In the May issue, I noted that it was crunch time for school accountability in Texas, as the Texas Legislature wound down to final decisions on several bills, most significantly one that would drastically reduce the standard for high school graduation as measured by standardized high school end of course assessments. Unfortunately, this bill passed and was signed into law, a major setback to 20 years of progress in standards and accountability reform in Texas. Hopefully, we can work with the Texas Education Agency in the implementation of this bill so as to mitigate its more damaging provisions.
Our organization, the Texas Institute for Education Reform, and its coalition partners were also involved with support of a package of bills advancing competition, choice, consequences for failing schools, and deregulation. There were some victories, we laid the groundwork for further work, and our reform coalition is well armed to continue with our agenda, but as much as I would like to put a positive spin on the overall outcome for our priorities, it is difficult to find a basis for a grade higher than a D. But this is a never ending process, we and our allies are not without ammunition and the fight will continue.
And as I wrote in May, there are serious implications involved in this fight, including the large and growing workforce “skills gap”, as illustrated by the following.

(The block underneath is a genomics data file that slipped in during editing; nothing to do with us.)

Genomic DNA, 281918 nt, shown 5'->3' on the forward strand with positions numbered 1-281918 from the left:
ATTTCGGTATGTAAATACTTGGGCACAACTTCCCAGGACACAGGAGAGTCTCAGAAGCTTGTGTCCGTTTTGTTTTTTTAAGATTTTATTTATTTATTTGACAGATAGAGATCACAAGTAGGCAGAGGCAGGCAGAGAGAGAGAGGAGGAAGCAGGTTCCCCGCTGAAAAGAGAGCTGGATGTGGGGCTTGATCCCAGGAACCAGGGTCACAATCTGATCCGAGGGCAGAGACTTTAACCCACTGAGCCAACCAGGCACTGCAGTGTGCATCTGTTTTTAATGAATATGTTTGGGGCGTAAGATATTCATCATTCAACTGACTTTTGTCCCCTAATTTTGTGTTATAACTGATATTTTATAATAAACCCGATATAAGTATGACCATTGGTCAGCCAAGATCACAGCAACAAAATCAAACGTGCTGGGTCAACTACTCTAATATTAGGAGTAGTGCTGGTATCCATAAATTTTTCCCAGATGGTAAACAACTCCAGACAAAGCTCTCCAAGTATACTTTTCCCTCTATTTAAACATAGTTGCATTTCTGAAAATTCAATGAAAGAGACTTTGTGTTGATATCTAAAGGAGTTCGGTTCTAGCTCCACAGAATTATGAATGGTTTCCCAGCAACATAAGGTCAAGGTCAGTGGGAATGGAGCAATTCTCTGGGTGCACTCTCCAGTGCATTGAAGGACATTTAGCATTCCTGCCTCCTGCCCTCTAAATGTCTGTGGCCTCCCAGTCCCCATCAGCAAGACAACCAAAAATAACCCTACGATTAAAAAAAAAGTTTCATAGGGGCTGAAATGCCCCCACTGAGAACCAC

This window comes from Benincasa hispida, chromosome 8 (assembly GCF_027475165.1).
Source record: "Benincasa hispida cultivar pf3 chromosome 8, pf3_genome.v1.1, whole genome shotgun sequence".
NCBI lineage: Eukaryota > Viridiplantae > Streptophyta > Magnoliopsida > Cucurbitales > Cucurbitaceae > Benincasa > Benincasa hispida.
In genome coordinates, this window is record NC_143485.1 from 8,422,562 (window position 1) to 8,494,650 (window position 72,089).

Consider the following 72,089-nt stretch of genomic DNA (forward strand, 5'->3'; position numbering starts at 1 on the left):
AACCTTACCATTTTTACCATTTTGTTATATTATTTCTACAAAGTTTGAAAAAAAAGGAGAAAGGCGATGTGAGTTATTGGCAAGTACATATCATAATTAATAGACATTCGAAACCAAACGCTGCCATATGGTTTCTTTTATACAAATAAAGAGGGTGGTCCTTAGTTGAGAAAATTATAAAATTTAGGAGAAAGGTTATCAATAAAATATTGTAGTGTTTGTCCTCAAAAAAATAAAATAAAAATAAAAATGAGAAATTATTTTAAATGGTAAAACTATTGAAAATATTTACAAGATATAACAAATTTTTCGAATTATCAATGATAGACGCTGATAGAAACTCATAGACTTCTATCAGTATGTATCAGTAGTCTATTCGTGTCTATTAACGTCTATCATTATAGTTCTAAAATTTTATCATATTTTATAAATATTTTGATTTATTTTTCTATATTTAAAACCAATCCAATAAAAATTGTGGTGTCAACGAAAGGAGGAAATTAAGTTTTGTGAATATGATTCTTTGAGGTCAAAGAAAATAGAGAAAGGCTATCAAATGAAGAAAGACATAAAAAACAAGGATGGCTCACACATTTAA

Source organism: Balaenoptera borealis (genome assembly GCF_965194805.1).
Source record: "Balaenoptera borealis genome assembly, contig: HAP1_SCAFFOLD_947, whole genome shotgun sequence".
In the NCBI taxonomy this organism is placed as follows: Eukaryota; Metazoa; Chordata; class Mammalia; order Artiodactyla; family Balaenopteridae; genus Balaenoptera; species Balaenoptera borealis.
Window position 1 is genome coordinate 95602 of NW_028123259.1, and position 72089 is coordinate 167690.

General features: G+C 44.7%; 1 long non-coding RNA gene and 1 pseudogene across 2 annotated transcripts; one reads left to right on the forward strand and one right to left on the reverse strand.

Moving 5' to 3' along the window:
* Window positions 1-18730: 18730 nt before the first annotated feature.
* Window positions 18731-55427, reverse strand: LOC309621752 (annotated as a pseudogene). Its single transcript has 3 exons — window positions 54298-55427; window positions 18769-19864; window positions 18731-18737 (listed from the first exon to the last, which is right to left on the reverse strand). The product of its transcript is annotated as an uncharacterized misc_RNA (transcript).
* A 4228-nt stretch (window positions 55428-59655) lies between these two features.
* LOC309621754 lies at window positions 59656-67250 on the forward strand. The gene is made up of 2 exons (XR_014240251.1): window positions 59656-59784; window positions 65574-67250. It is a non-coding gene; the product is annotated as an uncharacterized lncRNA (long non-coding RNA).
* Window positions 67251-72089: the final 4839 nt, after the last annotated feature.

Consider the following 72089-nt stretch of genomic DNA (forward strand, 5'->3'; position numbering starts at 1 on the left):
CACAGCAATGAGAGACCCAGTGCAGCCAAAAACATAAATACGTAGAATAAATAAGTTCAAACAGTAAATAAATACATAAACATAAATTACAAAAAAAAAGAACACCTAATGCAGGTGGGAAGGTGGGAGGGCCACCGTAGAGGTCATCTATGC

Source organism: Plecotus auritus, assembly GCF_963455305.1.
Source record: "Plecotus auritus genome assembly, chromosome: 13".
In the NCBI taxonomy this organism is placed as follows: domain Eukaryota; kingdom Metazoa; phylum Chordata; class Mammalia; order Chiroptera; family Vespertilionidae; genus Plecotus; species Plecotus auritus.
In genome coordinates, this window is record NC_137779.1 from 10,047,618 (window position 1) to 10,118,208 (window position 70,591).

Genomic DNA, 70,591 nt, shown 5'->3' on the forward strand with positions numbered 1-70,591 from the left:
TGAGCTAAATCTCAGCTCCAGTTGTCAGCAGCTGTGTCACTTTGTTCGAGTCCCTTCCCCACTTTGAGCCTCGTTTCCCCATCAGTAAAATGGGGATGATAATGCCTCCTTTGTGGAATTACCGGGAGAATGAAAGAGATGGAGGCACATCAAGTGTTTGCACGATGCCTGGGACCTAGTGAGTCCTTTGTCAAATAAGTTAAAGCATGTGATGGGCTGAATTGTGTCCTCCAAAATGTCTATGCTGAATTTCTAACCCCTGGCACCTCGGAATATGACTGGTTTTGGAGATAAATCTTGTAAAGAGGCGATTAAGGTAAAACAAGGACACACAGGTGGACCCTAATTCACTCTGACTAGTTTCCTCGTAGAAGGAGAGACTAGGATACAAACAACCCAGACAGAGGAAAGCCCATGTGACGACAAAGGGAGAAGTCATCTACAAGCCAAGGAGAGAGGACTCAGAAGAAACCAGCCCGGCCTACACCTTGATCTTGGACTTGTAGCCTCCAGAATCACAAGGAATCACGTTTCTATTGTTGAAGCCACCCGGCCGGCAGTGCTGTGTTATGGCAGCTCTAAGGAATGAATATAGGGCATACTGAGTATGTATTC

Currently, 51% of Texas high school graduates require remediation at taxpayer expense upon entering community colleges, and only 19% of Texas students in the 2000 cohort of 8th graders have in hand any type of postsecondary credential, including college or industry certification, seven years beyond expected high school graduation.
With the dilution of graduation standards, these numbers are unlikely to improve, adding to budget and social pressures, but, more ominously, short-changing our kids even more, as they struggle to find postsecondary success either in college or the demanding 21st century workplace.
I invite you to visit our website, www.texaseducationreform.org, and link to our June E Newsletter, the TIER Capitol Report, which provides details of the key education legislation, wins and losses, etc. Also, we are beginning to make plans for the interim and your tax-deductible financial support would be a big help and much appreciated.